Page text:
Karen Raugust reports on how some commercial animation houses are starting to ask for ownership and participation in commercial characters and concepts they have developed.
Commercial animation houses often make critical creative contributions to the TV spots they animate, but they traditionally have not retained any rights to the characters or other elements they help develop. That means they are left out of any participation if the characters or concepts have a further life beyond the original spot, such as in sponsored web content or merchandise. But the status quo is slowly starting to change as a few agencies are, in select cases, taking steps to maintain some sort of ownership.
"I've been a big proponent of trying to make this happen," says Michael Feder, partner/exec producer at Hornet Inc. He notes that, after five years of having this discussion on all the house's bids -- except in cases where the agency had already fully developed the concept -- it's getting easier to convince agencies of the merits of his views. "The first times were more challenging because they weren't doing it and didn't understand it. But when you explain it to them, they understand. We simply want to share in the success. If you want it for TV you can have it for TV. But that doesn't mean you can go crazy and use it for anything and everything, without even talking about it."
Feder points out that keeping rights is a matter of principle. "It's not a lot of money in most cases. The [initial] cost includes TV rights for the run of the TV spot, and that's usually sort of where it starts and where it stops. The majority of time it doesn't lead to anything else. But you never know when you'll have the next AFLAC duck."
Hornet did a TV campaign in Europe for Dodge, through BBDO, that featured a character named Binky. The client later decided it wanted to make 6,000 Binky toys for a giveaway in London (some of which can now be found on eBay). Hornet had retained merchandising rights, and stood firm on the price it wanted for the toys, even though it was roughly double what the agency offered. Eventually, the agency gave it what it asked, because it wanted the promotion to happen. Another Hornet campaign, for Sony PSP, led to banner ads and other subsequent uses featuring the rat and squirrel characters the house created for the TV spots.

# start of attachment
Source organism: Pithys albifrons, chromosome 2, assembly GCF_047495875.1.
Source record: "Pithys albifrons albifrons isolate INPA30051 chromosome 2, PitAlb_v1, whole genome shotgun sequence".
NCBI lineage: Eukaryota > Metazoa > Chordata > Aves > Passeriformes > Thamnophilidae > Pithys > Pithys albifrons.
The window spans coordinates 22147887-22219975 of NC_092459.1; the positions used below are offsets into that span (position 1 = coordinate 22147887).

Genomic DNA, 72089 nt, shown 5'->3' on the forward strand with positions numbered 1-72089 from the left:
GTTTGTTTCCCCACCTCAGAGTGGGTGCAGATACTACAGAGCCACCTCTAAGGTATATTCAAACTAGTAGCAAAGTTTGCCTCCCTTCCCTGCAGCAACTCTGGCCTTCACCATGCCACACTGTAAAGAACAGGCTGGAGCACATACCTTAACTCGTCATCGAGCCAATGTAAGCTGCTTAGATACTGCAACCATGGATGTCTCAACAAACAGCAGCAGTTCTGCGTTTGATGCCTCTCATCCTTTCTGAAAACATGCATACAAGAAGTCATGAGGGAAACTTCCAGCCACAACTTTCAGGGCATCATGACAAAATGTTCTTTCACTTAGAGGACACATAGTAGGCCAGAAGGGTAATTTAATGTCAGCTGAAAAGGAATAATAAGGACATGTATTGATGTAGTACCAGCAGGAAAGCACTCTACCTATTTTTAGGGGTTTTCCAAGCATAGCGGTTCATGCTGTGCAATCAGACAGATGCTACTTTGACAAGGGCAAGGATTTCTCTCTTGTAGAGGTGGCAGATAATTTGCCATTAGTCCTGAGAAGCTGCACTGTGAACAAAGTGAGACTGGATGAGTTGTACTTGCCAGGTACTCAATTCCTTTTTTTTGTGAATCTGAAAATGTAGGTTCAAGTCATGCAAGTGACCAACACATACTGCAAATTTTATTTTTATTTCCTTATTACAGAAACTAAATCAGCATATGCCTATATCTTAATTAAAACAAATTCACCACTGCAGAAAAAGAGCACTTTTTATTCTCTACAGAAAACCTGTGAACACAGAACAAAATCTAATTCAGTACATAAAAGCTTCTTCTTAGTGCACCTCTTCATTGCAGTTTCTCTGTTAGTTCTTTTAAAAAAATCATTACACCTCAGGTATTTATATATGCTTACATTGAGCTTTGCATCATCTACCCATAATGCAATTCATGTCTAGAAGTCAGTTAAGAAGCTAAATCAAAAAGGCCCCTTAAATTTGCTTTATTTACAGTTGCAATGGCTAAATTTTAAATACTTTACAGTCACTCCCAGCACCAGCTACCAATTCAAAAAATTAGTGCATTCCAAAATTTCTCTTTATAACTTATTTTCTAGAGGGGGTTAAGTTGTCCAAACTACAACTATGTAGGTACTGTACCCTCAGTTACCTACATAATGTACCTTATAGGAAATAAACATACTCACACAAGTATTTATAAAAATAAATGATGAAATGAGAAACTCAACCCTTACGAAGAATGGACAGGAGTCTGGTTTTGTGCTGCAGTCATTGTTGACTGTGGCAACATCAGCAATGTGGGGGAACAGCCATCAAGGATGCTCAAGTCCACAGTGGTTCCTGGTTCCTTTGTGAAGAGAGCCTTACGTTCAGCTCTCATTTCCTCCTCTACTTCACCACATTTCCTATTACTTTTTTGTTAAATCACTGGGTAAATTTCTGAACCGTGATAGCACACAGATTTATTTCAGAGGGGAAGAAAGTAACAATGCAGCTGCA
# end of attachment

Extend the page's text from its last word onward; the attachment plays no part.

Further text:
Still, this type of negotiation is not yet the norm. "I think it would be a lovely trend if we could make it happen," says Glenn Holberton, exec producer at London-based Loose Moose, creator of the global Energizer Man character. But, for every company that retains some rights, he estimates there are probably at least five that will give away everything.
"I wouldn't call it a trend, but it is a topic of discussion," says Matthew Charde, exec producer at Global Mechanic. "I hope it becomes a trend -- I really do. It really incents both parties to do great work. [The animation houses'] compensation is directly tied to the success of what they do."
These types of discussions, when they occur, vary depending on the agency, the client, the animation house, their relationship and other factors. "It would be great if everyone had the same policy," says Audrey Robinson Favorito, exec producer at Reelworks Animation Studio, which has long expected payment for any usage outside the scope of the original job. It recently saw a group of holiday elf characters it created for the amusement park at the Mall of America, through agency Kerker, developed into licensed merchandise sold at the venue.
Jeb Milne, owner of Wit Animation, which recently completed an animated campaign for McDonald's, notes that many animation houses understandably don't want to be too aggressive about retaining ownership because they don't want to jeopardize their relationship with the agency or client. "If you're hired by an agency, you don't want to push them too hard," he says.
"It's a big sword to fall on," agrees Ron Diamond, exec producer at Acme FilmWorks. "They can work themselves out of a job." [Full disclosure: Diamond is co-founder and publisher of AWN.]
Lally Inc. president Kathy Lally, a licensing consultant with advertising agency experience, points out that there are creative ways to structure a deal so the production house is adequately compensated and the client and agency are happy. These include having rights revert to the production house after a promotion is over, lowering the initial fee in exchange for the rights, or looking for ways to extend the campaign beyond the original scope to benefit both parties. "The contract is a blank piece of paper when it starts," she says. "You don't give away your rights until you sign the contract. But if you let go of them, they're gone."
Lally points out that any discussion about rights often occurs after the creative development is well in progress, rather than at the same time as the initial creative talks. "Have that brief conversation up front," she counsels.
Behind the Trend
One reason more commercial animation houses are considering the possibility of retaining rights is the fact that production houses, both live-action and animated, are increasingly taking a greater role in creating advertising concepts. Tammy Kimbler Weber, producer at Gasket Studios, notes that live-action production houses have started to take ownership of scripts and directorial work where they have contributed more than half of the creative. Similarly, according to Weber, animation houses are undergoing the same thought process: "If we're responsible for 50% of the creative content, can we a) own it, or b) get residuals of some kind?"